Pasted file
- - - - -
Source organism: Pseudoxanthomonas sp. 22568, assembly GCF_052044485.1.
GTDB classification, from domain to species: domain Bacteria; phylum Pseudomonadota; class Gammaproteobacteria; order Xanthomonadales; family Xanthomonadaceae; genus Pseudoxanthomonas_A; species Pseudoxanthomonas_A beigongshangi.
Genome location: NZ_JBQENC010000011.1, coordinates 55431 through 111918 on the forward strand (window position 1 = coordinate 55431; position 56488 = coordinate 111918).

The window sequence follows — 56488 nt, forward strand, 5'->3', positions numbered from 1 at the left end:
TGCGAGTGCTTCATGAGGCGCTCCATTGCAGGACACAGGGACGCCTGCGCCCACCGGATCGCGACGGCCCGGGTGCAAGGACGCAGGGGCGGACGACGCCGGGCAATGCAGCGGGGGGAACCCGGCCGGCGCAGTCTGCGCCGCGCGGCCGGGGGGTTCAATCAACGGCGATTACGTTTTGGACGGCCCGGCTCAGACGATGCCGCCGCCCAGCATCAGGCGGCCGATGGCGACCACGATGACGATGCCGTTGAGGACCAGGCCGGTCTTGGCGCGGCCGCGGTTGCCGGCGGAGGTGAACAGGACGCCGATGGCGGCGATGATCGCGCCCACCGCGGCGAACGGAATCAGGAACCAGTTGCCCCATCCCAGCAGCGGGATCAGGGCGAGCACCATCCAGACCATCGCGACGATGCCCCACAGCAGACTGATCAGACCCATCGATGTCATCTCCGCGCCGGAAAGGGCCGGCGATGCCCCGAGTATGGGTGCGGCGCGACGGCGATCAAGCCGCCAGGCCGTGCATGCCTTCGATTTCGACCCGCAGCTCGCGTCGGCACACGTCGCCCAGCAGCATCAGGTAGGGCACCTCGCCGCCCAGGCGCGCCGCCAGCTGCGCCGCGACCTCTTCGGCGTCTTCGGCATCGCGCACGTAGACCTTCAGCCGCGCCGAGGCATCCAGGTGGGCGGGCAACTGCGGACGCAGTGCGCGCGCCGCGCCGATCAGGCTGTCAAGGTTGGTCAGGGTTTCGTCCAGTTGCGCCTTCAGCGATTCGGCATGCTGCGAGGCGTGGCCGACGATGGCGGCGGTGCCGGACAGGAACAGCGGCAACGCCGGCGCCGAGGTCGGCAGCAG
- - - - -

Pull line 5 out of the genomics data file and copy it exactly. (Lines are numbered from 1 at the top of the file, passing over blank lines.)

TGCGAGTGCTTCATGAGGCGCTCCATTGCAGGACACAGGGACGCCTGCGCCCACCGGATCGCGACGGCCCGGGTGCAAGGACGCAGGGGCGGACGACGCCGGGCAATGCAGCGGGGGGAACCCGGCCGGCGCAGTCTGCGCCGCGCGGCCGGGGGGTTCAATCAACGGCGATTACGTTTTGGACGGCCCGGCTCAGACGATGCCGCCGCCCAGCATCAGGCGGCCGATGGCGACCACGATGACGATGCCGTTGAGGACCAGGCCGGTCTTGGCGCGGCCGCGGTTGCCGGCGGAGGTGAACAGGACGCCGATGGCGGCGATGATCGCGCCCACCGCGGCGAACGGAATCAGGAACCAGTTGCCCCATCCCAGCAGCGGGATCAGGGCGAGCACCATCCAGACCATCGCGACGATGCCCCACAGCAGACTGATCAGACCCATCGATGTCATCTCCGCGCCGGAAAGGGCCGGCGATGCCCCGAGTATGGGTGCGGCGCGACGGCGATCAAGCCGCCAGGCCGTGCATGCCTTCGATTTCGACCCGCAGCTCGCGTCGGCACACGTCGCCCAGCAGCATCAGGTAGGGCACCTCGCCGCCCAGGCGCGCCGCCAGCTGCGCCGCGACCTCTTCGGCGTCTTCGGCATCGCGCACGTAGACCTTCAGCCGCGCCGAGGCATCCAGGTGGGCGGGCAACTGCGGACGCAGTGCGCGCGCCGCGCCGATCAGGCTGTCAAGGTTGGTCAGGGTTTCGTCCAGTTGCGCCTTCAGCGATTCGGCATGCTGCGAGGCGTGGCCGACGATGGCGGCGGTGCCGGACAGGAACAGCGGCAACGCCGGCGCCGAGGTCGGCAGCAG